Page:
Causal Analysis in Theory and Practice

October 26, 2013

Comments on Kenny’s Summary of Causal Mediation

Filed under: Counterfactual,Indirect effects,Mediated Effects — moderator @ 12:00 am

David Kenny’s website <> has recently been revised to include a section on the Causal Inference Approach to Mediation. As many readers know, Kenny has pioneered mediation analysis in the social sciences through his seminal papers with Judd (1981) and Baron(1986) and has been an active leader in this field. His original approach, often referred to as the “Baron and Kenny (BK) approach,” is grounded in conservative Structural Equation Modeling (SEM) analysis, in which causal relationships are asserted with extreme caution and the boundaries between statistical and causal notions vary appreciably among researchers.

It is very significant therefore that Kenny has decided to introduce causal mediation analysis to the community of SEM researchers which, until very recently, felt alienated from recent advances in causal mediation analysis, primarily due to the counterfactual vocabulary in which it was developed and introduced. With Kenny’s kind permission, I am posting his description below, because it is one of the few attempts to explain causal inference in the language of traditional SEM mediation analysis and, thus, it may serve to bridge the barriers between the two communities.

Next you can find Kenny’s new posting, annotated with my comments. In these comments, I have attempted to further clarify the bridges between the two cultures; the “traditional” and the “causal.” I will refer to the former as “BK” (for Baron and Kenny) and to the latter as “causal” (for lack of a better word) although, conceptually, both BK and SEM are fundamentally causal.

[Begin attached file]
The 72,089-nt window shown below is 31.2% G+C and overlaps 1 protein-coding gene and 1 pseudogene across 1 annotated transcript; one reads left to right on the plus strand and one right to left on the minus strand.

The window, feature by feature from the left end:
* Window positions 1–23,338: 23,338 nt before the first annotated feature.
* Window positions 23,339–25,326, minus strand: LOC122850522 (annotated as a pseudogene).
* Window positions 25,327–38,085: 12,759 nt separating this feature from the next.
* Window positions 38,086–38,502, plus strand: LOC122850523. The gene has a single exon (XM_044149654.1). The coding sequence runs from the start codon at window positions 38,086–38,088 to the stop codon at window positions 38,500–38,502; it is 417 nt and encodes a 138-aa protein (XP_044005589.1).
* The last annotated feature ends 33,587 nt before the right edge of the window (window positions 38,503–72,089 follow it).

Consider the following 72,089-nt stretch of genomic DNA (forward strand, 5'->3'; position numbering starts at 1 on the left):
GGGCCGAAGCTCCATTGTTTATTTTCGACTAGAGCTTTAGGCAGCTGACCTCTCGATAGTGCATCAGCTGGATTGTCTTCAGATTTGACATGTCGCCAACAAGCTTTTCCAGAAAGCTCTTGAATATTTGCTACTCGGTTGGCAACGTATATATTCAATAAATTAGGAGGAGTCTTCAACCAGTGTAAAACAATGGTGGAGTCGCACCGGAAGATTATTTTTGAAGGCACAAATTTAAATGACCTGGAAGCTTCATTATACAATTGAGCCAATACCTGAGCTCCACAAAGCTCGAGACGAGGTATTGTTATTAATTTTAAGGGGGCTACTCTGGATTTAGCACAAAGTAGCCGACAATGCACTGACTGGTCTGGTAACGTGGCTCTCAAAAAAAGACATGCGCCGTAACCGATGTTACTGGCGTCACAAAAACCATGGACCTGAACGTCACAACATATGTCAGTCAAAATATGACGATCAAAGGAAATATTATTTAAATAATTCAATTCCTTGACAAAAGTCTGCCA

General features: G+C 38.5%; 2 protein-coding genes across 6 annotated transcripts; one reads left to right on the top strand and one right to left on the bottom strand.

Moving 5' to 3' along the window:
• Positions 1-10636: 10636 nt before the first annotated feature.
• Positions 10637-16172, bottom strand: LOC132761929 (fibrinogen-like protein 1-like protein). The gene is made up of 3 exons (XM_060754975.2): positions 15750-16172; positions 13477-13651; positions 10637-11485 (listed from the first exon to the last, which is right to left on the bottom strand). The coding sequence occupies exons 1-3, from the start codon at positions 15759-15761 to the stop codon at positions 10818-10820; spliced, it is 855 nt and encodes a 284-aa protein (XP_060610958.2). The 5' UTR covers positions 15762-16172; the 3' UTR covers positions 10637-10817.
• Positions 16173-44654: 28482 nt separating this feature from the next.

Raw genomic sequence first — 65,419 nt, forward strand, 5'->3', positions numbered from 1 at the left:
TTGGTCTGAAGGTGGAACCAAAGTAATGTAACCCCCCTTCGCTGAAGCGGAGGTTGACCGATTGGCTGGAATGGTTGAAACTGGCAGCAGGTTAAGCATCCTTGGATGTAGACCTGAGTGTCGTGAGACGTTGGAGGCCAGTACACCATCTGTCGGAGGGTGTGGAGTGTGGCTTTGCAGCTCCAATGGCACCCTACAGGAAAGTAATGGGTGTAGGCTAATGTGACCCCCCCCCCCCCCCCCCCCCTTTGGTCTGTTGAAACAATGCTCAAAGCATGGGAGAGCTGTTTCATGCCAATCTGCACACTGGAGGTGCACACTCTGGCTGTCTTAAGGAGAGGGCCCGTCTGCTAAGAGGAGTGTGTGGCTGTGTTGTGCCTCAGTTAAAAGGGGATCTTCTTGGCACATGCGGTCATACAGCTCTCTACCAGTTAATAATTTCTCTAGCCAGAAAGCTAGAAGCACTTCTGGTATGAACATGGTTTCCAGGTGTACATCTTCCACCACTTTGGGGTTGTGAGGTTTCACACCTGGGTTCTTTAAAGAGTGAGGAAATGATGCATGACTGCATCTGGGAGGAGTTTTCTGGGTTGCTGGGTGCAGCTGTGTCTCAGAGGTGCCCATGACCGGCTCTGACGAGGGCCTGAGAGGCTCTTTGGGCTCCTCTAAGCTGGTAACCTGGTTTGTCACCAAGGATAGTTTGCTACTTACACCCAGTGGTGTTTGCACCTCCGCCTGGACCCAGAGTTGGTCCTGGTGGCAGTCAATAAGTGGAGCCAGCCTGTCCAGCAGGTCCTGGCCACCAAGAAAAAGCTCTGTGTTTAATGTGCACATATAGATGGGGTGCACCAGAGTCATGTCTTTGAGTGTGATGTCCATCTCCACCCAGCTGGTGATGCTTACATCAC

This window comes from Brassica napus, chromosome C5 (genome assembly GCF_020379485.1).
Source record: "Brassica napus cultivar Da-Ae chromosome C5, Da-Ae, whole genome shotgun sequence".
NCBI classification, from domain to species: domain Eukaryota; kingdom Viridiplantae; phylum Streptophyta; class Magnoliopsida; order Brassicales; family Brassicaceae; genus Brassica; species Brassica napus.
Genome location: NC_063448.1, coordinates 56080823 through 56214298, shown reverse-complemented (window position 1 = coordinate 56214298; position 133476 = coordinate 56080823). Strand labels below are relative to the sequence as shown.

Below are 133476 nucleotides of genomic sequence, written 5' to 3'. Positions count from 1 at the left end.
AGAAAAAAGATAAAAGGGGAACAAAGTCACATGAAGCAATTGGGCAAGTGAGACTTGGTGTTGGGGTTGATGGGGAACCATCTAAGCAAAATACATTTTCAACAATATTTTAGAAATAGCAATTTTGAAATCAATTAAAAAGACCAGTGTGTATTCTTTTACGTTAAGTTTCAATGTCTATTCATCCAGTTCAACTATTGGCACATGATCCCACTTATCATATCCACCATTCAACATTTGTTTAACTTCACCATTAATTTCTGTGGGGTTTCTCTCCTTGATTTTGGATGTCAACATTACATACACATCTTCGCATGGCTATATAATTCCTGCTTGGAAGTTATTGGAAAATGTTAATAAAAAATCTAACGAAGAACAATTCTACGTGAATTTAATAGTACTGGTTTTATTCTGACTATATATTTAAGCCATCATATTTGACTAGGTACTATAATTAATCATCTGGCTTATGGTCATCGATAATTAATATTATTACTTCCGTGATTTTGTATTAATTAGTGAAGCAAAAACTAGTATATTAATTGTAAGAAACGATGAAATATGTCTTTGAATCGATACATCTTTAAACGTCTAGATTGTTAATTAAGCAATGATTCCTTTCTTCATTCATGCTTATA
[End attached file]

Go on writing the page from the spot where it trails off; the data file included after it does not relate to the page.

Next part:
Click here for the full post.

October 8, 2013

UCLA-Stats seminar: A Conversation on Statistical Methodology, with Judea Pearl

Filed under: Announcement,Discussion,General — eb @ 11:50 pm

UCLA Department of Statistics Seminar Series

Thu, 10/24/2013, 12:30 PM—1:30 PM
4660 Geology Bldg.

Judea Pearl and Joakim Ekstrom

A Conversation on Statistical Methodology, with Judea Pearl

Join us for a conversation on statistical methodology, and in particular the theory of causal inference. In this ‘Socratic dialogue’-styled conversation, recent A.M. Turing award winner Judea Pearl will discuss his views on statistical methodology with conversational partner Joakim Ekstrom. The conversation will start at R.A. Fisher’s randomization procedure for isolation of contributors to systematic variation, and then continue discussing the methodology of Judea Pearl for isolation and identification of causal factors in data obtained from sources other than perfectly randomized experiments.

In the conversation, there will be plenty of opportunity for attendees to ask questions, explore alternatives and raise objections, especially regarding ways of introducing causal inference in statistics education.

Judea Pearl is a Professor at UCLA Computer Science and Statistics, and has contributed greatly to the theory of causal inference. Joakim Ekstrom is a post-doctoral research scholar at UCLA Statistics, seminar co-organizer, and an expert on the theory and history of statistics.

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